Friday, 12 February 2010

Problems with permanence

During a recent studio group discussion with Dalziel & Scullion we discussed the concept that NOTHING IS PERMANENT: we are living in a state of flux. If nothing is set in stone, then why make permanent work? I read that Anthony Gormleys Angel of the North will only last in situ for 70- 100 years before it corrodes to the point it becomes unstable. I wonder if Gormley is giving a big two's up to the future? Going by the current practice used by museums and heritage organisations: we are incredibly precious of things that we deem to be from the past, we attach a huge nostalgia to inanimate objects. Will the future conservators attempt to stabilise Angel of the North from further decay? In a recent studio conversation we were discussing a sculpture of a large metal sphere that would self destruct in 100 years. We were unsure of the maker or the concept, but we found it hugely exciting - would the ball explode? How would it explode- is it computer controlled? What if the computer stopped working, as technology is so incredibly unreliable? What if the documentation was lost and the sculpture suddenly exploded in a gallery or museum one day? We found the idea of this happening very funny, which made me wonder, have we become art nihilists?

All around the art school, students are being overly precious of their art, imagining that they will keep these sculptures forever, that their paintings will find a place in an incredible collection belonging to an incredible person. But when we live in an era of a six month lease, disposable contact lenses, replacing your computer every five years, divorce and multiple remarriages, can anything be permanent?

There's no time to be precious, we're in a constant state of flux - if it doesn't fit in yer rucksack then you cannae bring it with you.

Monday, 8 February 2010

I heart FLUXUS

"Long long ago, back when the world was young - that is sometime around 1958 - a lot of artists and composers and other people who wanted to do beautiful things began to look at the world around them in a new way (for them). They said: "Hey! - coffee cups can be more beautiful than fancy sculptures. A kiss in the morning can be more dramatic than a drama by Mr. Fancypants. The sloshing of my foot in my wet boot sounds more beautiful than fancy organ music." And when they saw that, it turned their minds on. And they began to ask questions. One question was : "Why does everything I see that's beautiful like cups and kisses and sloshing feet have to be made into just a part of something bigger? Why can't I just use it for its own sake?
When they asked questions like that, they were inventing Fluxus."

For some years now, I have been a performance artist without realising it.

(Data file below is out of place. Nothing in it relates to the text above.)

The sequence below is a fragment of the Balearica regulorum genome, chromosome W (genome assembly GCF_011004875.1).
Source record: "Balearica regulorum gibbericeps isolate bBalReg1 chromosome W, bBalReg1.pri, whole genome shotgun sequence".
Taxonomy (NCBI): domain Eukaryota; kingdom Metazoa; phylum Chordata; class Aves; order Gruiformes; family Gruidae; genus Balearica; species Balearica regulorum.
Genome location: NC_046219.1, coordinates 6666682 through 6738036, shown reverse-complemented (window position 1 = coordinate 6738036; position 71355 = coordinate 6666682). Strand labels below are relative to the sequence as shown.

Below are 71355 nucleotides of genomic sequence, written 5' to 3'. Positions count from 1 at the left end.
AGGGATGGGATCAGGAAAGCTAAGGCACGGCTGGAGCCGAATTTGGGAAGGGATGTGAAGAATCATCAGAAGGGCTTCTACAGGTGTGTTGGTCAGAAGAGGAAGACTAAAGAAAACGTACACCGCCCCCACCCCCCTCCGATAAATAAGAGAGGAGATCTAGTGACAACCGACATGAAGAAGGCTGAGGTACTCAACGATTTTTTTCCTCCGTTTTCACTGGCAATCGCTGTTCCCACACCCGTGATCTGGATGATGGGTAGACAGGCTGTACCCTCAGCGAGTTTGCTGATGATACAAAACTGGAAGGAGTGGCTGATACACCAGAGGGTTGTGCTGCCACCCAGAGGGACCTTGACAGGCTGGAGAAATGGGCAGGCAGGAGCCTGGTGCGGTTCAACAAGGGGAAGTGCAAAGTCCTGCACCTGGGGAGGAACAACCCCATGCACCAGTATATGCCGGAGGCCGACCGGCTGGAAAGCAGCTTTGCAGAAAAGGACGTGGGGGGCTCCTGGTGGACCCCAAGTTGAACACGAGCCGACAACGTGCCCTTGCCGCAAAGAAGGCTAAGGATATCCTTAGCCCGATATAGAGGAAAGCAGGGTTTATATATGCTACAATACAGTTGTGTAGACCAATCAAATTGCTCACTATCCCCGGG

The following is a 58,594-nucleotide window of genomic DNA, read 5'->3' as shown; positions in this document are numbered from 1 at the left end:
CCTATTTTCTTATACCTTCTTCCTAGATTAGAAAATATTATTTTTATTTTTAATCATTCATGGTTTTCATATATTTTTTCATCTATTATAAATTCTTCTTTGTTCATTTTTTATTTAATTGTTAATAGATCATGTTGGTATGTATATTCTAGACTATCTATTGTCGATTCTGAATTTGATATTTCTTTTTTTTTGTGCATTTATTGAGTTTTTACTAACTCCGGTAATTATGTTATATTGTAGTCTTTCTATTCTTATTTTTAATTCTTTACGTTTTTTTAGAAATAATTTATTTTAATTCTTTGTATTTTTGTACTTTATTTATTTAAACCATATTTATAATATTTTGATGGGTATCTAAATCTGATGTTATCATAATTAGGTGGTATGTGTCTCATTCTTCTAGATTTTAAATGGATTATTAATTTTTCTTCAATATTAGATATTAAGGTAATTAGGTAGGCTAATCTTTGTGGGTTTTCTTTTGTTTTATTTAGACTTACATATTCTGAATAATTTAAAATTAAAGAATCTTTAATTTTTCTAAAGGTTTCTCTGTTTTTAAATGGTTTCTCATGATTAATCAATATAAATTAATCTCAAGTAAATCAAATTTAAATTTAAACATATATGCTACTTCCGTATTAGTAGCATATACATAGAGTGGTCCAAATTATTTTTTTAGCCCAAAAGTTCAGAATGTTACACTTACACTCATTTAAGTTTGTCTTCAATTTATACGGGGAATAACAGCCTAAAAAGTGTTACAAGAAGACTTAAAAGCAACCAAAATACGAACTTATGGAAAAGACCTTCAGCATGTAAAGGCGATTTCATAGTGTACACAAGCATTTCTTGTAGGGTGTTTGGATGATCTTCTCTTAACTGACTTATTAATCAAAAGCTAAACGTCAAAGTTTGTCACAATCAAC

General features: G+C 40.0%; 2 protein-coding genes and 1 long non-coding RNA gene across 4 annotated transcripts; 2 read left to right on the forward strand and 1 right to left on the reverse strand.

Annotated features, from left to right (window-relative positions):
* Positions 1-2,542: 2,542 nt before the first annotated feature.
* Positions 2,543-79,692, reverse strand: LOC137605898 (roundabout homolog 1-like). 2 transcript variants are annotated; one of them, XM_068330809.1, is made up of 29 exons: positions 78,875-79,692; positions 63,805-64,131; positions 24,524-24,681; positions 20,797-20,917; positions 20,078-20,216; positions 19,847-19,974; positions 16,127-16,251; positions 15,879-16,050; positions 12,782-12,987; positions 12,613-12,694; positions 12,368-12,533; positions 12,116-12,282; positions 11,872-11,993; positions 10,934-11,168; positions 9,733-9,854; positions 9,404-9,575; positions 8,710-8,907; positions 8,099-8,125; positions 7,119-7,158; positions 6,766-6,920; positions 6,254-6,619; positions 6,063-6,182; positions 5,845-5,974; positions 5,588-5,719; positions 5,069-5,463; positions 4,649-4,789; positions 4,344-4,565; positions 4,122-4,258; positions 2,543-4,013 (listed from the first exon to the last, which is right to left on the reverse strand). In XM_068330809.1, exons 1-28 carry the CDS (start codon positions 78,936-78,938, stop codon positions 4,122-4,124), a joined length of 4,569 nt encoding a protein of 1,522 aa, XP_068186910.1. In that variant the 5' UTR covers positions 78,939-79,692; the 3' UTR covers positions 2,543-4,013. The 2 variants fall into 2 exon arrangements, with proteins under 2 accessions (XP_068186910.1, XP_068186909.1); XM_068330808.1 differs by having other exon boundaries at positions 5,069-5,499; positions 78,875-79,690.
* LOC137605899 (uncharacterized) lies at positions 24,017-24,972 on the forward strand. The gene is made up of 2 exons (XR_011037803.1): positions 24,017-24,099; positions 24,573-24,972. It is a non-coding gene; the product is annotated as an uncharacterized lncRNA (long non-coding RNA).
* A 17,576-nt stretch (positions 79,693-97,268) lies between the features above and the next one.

Saturday, 6 February 2010 Dundee PopUp at GENERATORprojects

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I've just been to GENERATORprojects, the artist led space in Dundee. We met the current committee Lauren Gault, Rachel Walker, Lucy Alexander, Emma McIntyre, Fraser MacDonald and Jessica Carden for a cup of coffee before a tour of the gallery space.

GENERATORprojects has recently undergone renovations and reopens on Friday 19th February for the opening of DROMOS, an exhibition of works by James Alexander Craig, Derek Sutherland and Bedwyr Williams. Buses are running from Edinburgh for the opening night - book your ticket now!

GENERATORprojects exhibits the work of emerging and established artists, there are residencies working with Scottish Sculpture Workshop and Field Projects, London, Offsite projects including Your words and Mouth at Hospital Field (2007) and the upcoming event Kill Your Timid Notion at DCA is linked with GENERATORprojects next exhibition DROMOS.

The committee invites all artists and art students in for a cup of tea and a chat, if you are looking for proposal writing advice, developing your professional practice, or getting involved doing some voluntary work.

The annual members show is accepting all submissions during the month of March, membership is only £10 per year (£5 student/concession) check the recently re-launched website for further details, membership, archive and much more

Friday, 5 February 2010


The MFA studio is rapidly filling up with painting, sculputre, printmaking drawing and photography. Due to the scale of the swatter, there is little space for reflection. This morning, I took the swatter to the back of the Cooper Gallery in DJCAD, where there is a staircase with high ceilings and crisp white walls.

Photography by Elspeth Nicholson.